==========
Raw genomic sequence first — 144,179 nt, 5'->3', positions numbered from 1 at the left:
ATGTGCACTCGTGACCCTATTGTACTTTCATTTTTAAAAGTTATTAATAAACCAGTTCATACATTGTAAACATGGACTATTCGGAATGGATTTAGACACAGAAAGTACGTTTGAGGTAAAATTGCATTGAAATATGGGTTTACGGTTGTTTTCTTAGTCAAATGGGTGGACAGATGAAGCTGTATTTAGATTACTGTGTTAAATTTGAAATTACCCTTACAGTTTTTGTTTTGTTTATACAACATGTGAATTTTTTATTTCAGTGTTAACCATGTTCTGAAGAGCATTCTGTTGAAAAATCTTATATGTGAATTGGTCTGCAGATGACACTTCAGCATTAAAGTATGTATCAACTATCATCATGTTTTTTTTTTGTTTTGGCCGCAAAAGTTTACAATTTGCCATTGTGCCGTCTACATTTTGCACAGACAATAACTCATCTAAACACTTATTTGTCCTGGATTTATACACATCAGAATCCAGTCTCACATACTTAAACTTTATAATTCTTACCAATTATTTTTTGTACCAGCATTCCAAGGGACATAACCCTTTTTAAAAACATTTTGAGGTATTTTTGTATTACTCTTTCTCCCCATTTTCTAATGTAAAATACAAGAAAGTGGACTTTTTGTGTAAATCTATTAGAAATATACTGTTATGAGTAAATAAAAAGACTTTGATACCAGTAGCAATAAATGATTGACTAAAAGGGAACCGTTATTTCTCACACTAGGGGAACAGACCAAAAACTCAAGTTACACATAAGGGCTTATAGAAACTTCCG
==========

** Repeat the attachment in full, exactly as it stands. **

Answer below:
Raw genomic sequence first — 144,179 nt, 5'->3', positions numbered from 1 at the left:
ATGTGCACTCGTGACCCTATTGTACTTTCATTTTTAAAAGTTATTAATAAACCAGTTCATACATTGTAAACATGGACTATTCGGAATGGATTTAGACACAGAAAGTACGTTTGAGGTAAAATTGCATTGAAATATGGGTTTACGGTTGTTTTCTTAGTCAAATGGGTGGACAGATGAAGCTGTATTTAGATTACTGTGTTAAATTTGAAATTACCCTTACAGTTTTTGTTTTGTTTATACAACATGTGAATTTTTTATTTCAGTGTTAACCATGTTCTGAAGAGCATTCTGTTGAAAAATCTTATATGTGAATTGGTCTGCAGATGACACTTCAGCATTAAAGTATGTATCAACTATCATCATGTTTTTTTTTTGTTTTGGCCGCAAAAGTTTACAATTTGCCATTGTGCCGTCTACATTTTGCACAGACAATAACTCATCTAAACACTTATTTGTCCTGGATTTATACACATCAGAATCCAGTCTCACATACTTAAACTTTATAATTCTTACCAATTATTTTTTGTACCAGCATTCCAAGGGACATAACCCTTTTTAAAAACATTTTGAGGTATTTTTGTATTACTCTTTCTCCCCATTTTCTAATGTAAAATACAAGAAAGTGGACTTTTTGTGTAAATCTATTAGAAATATACTGTTATGAGTAAATAAAAAGACTTTGATACCAGTAGCAATAAATGATTGACTAAAAGGGAACCGTTATTTCTCACACTAGGGGAACAGACCAAAAACTCAAGTTACACATAAGGGCTTATAGAAACTTCCG